We got audited for 2003, but we don't have a farm or business so it was just a "we think you owe another $13,000 unless you can prove otherwise; please send us a check" audit. I talked to the agent, found out what the IRS wanted to see and sent very detailed spreadsheets with backup explaining everything. I'm a CPA. Not practicing now, but I used to work at a firm that did IRS audits so we have very good backup. End result was that they accepted our return as is, with no money owed. There's a good book called "Stand Up to the IRS" that explains tax audits. You will want the assistance of a CPA, but knowing what's going on is always very helpful and this book explains a lot.

Start now trying to reconstruct any important areas for which your hubby trashed receipts. For example, if you have no receipts from the feed store but deducted $10,000 for feed, support that with a spreadsheet that has number of horses, bags of feed per week, price per bag. Your CPA can advise you of potential trouble areas. Working with your CPA can keep your fees down.

The IRS is understaffed, and they try to pick audits that will be profitable. They usually start their audits very close to the statute of limitations deadline. If they send you a form asking you to extend the statute of limitations on your audit, consult with your CPA before signing anything.

Good luck!

Plumcreek
Jan. 31, 2010, 09:22 PM
We had an 'on site' audit one year. I was happier about that because the agent could SEE the horse facilities and work involved. Turns out the audit was triggered by an inherited house and corresponding tax questions, but they wanted to see everything. I went through the usual fuss, reconstructing mileage logs, etc.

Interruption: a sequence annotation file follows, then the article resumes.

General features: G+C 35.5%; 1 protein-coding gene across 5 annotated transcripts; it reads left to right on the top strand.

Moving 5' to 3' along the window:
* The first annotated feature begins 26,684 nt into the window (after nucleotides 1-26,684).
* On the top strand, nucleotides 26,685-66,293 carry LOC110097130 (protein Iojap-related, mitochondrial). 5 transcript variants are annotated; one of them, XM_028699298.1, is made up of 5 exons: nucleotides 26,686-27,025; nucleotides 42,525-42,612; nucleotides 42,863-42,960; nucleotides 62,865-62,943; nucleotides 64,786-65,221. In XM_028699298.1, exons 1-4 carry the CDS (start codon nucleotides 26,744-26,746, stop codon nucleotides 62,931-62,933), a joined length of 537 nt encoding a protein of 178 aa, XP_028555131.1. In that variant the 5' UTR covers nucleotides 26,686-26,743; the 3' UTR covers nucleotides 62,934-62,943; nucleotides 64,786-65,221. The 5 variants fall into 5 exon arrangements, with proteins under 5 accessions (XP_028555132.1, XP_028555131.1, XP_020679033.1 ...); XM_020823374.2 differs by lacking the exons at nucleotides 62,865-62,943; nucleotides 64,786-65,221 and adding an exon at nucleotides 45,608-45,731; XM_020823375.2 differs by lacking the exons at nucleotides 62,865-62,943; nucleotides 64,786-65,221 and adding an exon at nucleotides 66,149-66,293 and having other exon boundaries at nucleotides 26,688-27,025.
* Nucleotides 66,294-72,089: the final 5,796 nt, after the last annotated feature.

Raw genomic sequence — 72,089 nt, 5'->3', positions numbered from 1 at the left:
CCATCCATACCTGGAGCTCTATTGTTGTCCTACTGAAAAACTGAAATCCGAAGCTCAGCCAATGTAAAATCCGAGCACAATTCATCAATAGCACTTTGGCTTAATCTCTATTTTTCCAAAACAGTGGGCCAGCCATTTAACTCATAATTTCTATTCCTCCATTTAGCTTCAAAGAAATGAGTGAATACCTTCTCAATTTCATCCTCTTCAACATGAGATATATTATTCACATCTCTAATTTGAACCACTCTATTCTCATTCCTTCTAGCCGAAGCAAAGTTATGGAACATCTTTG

Agent asked if horse business made a profit, and I showed her the inch thick stack of vet bills for several surgeries on rehab horses that year, and she believed all of it. We were lucky to have bought the H&R Block insurance where their senior tax preparer comes and sits through the audit - that is definately worth a small amount of money each year. He piped up several times when she asked for something he thought she could not ask for.

But the useful info here is that the FIRST thing the auditor did was to compare all deposits in all checkbooks with income declared. I guess if that jibes exactly, everything else is generally OK also, and they quit being suspicious.

We ended up having to pay $50 to depreciate an improvement that could not be deducted 100% as we had done. $50 to get an IRS agent out of your house? Golden!

Cloverbarley
Feb. 1, 2010, 08:14 AM
This farm I own now was audited in its first year of business. The auditor came to the farm. We had everything in order and ready for her to inspect. She was nice and very helpful about giving us advice and information on taxation within all our farms ventures. She had lunch with us, left on a good note and then sent us a bill for $50 underpayment. We were happy and wouldn't fear another audit. So long as you have all your paperwork in order I think you will find them quite accommodating, at least they were with us.

alterhorse11
Feb. 1, 2010, 05:48 PM
Not to be rude.. but what year are they auditing (seems like it was awhile ago?)? I wonder how far back they will/can go? I always worry about that bc my farm business is in the red every year (legitimately).

I would talk to your current cpa for tips/advice so you can prepare. Maybe they would offer to be present for consultation during questioning?

Good luck!

We do have a CPA representing us and the year they are requesting is 2007.

TripleRipple
Feb. 10, 2010, 01:03 PM
We were audited - the farm and our other business as well. Our CPA was there, as were we, and we all keep meticulous records. The agent was not finding what he wanted to find, and quite persistant in requesting this or that, and each time we had this or that at our fingertips. I don't know what they thought they were going to find, but thank god I am a detail oriented record keeper. And we've always leaned to the conservative side about taking deductions - if it is on the line, we don't do it.

Which means we've probably left a lot of money on the table in our years of poker playing with the IRS. Because in the end, it was determined that the IRS owed us a little over $7,000 in a refund. So it worked out really well for us in the end.